Enamel hypomineralization treatment


Enamel hypomineralization treatment

Enamel hypomineralization is often an esthetic issue when it is on a front tooth, so many people ask us to fix it.

What is enamel hypomineralization?

This is a condition affecting the enamel (the outer layer) of teeth. Normal enamel is a whitish and very hard.  Hypomineralization causes the enamel to be creamy white, yellow, or brown in color and is chalky in texture. It often appears very opaque white or brown. As a result these teeth look unattractive and break down and get decay at much faster rates.

What cause hypomineralization?

We do not completely know the cause but it results from some sort of interference during the enamel formation.  This would be from birth to the age of four when the enamel is actually forming; yes the enamel of the permanent teeth starts to form many years before the teeth are ever seen.  Respiratory problems, high fever temperatures, and exposure to antibiotics have all taken some blame in the past.

What will teeth with these enamel defects feel like?

In moderate to severe cases, these teeth are sensitive to cold due to the fact the enamel that is designed to protect the tooth is either porous and/or is breaking away.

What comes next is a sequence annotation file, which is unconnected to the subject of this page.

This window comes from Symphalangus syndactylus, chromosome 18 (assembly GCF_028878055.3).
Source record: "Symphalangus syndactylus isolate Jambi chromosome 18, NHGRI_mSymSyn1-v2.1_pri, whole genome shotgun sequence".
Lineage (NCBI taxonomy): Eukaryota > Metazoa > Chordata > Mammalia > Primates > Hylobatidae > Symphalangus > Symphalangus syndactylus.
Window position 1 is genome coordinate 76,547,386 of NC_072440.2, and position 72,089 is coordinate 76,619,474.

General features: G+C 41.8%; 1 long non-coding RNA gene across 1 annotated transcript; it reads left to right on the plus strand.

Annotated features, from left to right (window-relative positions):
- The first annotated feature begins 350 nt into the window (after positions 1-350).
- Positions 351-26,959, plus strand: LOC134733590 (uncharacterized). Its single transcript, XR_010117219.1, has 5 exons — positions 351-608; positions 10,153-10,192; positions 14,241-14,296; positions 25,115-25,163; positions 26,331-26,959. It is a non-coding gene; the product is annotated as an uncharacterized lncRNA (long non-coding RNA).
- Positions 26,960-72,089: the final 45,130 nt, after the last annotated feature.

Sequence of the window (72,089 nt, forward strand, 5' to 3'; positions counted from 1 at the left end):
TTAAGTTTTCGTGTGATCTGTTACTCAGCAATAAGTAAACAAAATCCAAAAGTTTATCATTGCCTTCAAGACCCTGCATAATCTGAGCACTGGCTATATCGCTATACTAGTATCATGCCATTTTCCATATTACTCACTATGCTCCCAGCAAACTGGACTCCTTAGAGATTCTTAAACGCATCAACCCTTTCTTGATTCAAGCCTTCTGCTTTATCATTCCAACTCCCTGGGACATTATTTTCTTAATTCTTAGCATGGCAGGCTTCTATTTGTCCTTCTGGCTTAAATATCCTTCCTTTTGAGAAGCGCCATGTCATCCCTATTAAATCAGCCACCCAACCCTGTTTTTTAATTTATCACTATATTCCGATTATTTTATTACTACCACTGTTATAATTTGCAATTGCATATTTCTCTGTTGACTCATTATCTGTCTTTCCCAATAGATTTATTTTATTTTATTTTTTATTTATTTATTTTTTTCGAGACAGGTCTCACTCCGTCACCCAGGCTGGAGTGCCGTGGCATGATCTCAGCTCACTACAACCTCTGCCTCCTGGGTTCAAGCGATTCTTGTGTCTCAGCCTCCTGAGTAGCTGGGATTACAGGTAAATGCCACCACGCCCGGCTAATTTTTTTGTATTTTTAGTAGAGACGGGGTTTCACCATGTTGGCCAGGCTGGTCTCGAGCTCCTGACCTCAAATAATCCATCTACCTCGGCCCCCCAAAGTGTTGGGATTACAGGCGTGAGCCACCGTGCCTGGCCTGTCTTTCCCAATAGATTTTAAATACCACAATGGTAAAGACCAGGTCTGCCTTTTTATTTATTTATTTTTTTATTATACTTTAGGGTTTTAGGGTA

How do we treat hypomineralization?

Many patients with more severe forms end up with dentures.  Partly because of the tooth destruction and partly because getting these teeth numb is for some reason very difficult and the pain to repair the teeth becomes intolerable for those with this condition. Management starts with desensitizing tooth pastes, application of remineralizing products like MI paste, and fissure sealants with glass ionomer as teeth erupting and with composite when fully erupted. When decay occurs restoration with a composite filling or crown is indicated. In severe cases, it may be necessary to remove the molars.
Enamel hypomineralization can create white or brown spots that need treatment for cosmetic reasons.

The front teeth may require cosmetic fillings but treatment is often delayed until the teeth are fully erupted. Long term, we often place porcelain veneers or crowns.

Dental research into enamel hypomineralization.

In systemic reviews, the most interesting find was that using a self etching composite is the best restorative material.  So either SE bond and composite or crowns/veneers.




This is moderate fluorosis (look similar but totally different)
These white spots are very mild fluorosis (again similar but NOT hypomineralization)

Large case treated patient with Amelogenesis Imperfecta